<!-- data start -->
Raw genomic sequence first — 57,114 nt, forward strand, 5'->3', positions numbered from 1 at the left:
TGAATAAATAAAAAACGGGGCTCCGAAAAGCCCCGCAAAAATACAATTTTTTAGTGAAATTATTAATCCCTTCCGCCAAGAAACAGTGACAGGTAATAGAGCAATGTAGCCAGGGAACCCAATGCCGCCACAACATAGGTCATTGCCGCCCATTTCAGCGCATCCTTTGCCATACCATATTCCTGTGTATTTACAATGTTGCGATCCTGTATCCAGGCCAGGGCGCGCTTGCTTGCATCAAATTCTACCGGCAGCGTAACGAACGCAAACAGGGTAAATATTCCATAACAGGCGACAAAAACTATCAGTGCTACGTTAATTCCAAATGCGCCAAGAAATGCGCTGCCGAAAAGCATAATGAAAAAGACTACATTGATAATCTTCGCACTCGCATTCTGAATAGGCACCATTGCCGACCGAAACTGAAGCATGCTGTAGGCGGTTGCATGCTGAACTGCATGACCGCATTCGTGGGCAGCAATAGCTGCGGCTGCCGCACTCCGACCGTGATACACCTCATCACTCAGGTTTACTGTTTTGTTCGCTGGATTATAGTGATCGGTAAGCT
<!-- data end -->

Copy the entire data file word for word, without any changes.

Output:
Raw genomic sequence first — 57,114 nt, forward strand, 5'->3', positions numbered from 1 at the left:
TGAATAAATAAAAAACGGGGCTCCGAAAAGCCCCGCAAAAATACAATTTTTTAGTGAAATTATTAATCCCTTCCGCCAAGAAACAGTGACAGGTAATAGAGCAATGTAGCCAGGGAACCCAATGCCGCCACAACATAGGTCATTGCCGCCCATTTCAGCGCATCCTTTGCCATACCATATTCCTGTGTATTTACAATGTTGCGATCCTGTATCCAGGCCAGGGCGCGCTTGCTTGCATCAAATTCTACCGGCAGCGTAACGAACGCAAACAGGGTAAATATTCCATAACAGGCGACAAAAACTATCAGTGCTACGTTAATTCCAAATGCGCCAAGAAATGCGCTGCCGAAAAGCATAATGAAAAAGACTACATTGATAATCTTCGCACTCGCATTCTGAATAGGCACCATTGCCGACCGAAACTGAAGCATGCTGTAGGCGGTTGCATGCTGAACTGCATGACCGCATTCGTGGGCAGCAATAGCTGCGGCTGCCGCACTCCGACCGTGATACACCTCATCACTCAGGTTTACTGTTTTGTTCGCTGGATTATAGTGATCGGTAAGCT